Civic Learning Week 2024: Deep Listening as a Civic Skill

By Hana Carey, Manager of Youth Programs & Partnerships, Cortico

During this year’s Civic Learning Week, I’ve been reflecting on my time as a middle and high school social studies teacher. In particular, I’ve been thinking about the many moments in which I watched students thrive when given the space to explore issues that were important to them and advocate for themselves and their communities. When students are given opportunities to engage in meaningful conversations with each other, the classroom becomes the perfect place to exercise the civic skills of both speaking up and listening to others.

When we think about a classroom as a community, we realize just how civically engaged young people are in the school environment – students navigate differing opinions during discussions, share responsibilities through group projects, and much more. They are often in positions to think not just about themselves and their own success, but the impact of their work on the larger classroom community. This process of negotiating a network of diverse, intersecting communities not only encourages students’ curiosity, but it builds their confidence, fosters a sense of agency and identity, and forges stronger connections with their classmates.  

Even though I’m no longer in the classroom, I see this play out at Cortico, where we support an innovative approach to meaningful community engagement through small-group recorded conversation projects.

My role at Cortico is to build strategy for our work with youth, imagining what a youth-led approach looks like in practice, at scale. Through our project-based approach, young people have the space to continue to practice speaking up and connecting with their communities. For example, youth leaders have used our Fora platform to take on chronic absenteeism in Newark, New Jersey and to become leaders within their school communities in Maine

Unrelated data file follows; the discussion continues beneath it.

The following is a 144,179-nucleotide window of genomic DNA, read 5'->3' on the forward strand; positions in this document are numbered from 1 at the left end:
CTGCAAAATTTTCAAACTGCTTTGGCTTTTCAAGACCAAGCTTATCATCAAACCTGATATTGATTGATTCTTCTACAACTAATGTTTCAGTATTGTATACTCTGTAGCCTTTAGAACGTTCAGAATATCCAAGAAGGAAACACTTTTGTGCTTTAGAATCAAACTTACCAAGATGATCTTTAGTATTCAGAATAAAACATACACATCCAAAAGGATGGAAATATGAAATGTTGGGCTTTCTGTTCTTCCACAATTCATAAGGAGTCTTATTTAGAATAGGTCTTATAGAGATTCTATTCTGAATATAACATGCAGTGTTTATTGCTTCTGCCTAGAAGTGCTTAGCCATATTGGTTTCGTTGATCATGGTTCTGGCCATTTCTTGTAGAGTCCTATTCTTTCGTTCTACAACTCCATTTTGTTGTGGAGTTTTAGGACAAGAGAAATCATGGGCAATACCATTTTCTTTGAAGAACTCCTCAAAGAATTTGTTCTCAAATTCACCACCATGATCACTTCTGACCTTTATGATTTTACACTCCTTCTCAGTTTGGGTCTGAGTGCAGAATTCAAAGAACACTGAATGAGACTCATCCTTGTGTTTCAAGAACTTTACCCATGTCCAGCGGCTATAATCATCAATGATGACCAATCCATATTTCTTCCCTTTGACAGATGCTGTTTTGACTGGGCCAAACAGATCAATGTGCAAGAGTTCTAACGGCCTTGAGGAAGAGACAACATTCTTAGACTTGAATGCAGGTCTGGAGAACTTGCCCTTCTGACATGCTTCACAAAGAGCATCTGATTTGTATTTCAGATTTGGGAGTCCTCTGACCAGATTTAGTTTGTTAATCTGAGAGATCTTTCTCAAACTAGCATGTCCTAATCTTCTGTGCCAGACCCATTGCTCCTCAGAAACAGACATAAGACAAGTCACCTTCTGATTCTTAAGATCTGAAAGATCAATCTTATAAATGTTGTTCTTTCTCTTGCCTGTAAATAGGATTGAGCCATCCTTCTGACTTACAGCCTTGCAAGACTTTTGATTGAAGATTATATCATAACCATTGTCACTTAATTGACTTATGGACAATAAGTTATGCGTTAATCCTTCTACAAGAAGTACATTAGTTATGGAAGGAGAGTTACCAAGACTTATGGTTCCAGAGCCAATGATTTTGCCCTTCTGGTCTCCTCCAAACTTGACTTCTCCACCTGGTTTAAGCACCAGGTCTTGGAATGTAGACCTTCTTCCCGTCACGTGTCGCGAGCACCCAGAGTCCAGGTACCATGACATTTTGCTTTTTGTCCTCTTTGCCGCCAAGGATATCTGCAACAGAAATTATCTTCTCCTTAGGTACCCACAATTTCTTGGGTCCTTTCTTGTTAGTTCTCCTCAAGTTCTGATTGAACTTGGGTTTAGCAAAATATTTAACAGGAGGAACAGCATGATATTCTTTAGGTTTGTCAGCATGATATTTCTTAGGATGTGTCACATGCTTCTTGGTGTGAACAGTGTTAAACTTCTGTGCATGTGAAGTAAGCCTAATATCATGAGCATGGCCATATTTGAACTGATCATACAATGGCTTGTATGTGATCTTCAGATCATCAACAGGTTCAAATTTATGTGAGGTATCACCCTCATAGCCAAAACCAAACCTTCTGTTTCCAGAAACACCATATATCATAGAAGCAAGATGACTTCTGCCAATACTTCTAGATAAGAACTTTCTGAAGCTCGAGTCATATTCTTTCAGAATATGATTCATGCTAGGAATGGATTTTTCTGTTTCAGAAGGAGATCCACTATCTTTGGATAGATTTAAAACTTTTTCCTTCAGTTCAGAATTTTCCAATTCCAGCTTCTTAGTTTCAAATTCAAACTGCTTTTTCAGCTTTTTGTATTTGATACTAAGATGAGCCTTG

In both projects, young people identified issues with direct impact on them and used real youth voices as the foundation for addressing these issues. They practiced community engagement by organizing recorded, small-group conversations with peers and classmates to gather stories rooted in personal experiences. After listening to the recordings, they used Fora’s tools to analyze the conversations and unearth valuable insights. The insights gathered were used to advocate for positive change, empowering young people to speak up and understand that their voices matter. This process mirrors civic engagement, and starts to build a foundation on which to develop civics skills that can be applied in any new communities youth may enter

Youth-led conversation projects rooted in meaningful human listening provide a way for young people to strengthen both their civic muscles and their community connections. According to Justice Sonia Sotomayor, “civic education is the key to inspiring kids to want to stay involved in making a difference.” Conversation projects provide a tangible way to practice making a difference – energizing them to not only stay involved, but to advocate both for themselves and others. In this sense, deep listening is a civic skill, and one that can easily be integrated into the classroom and broader communities.

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Cortico is a non-profit 501(c)(3) organization led by a multidisciplinary team of experts in community engagement, technology and non-profit management. We strive to meld two elements not typically found in one space: technological innovation and community-centered advocacy. We'd love to keep you up to date on what we're doing!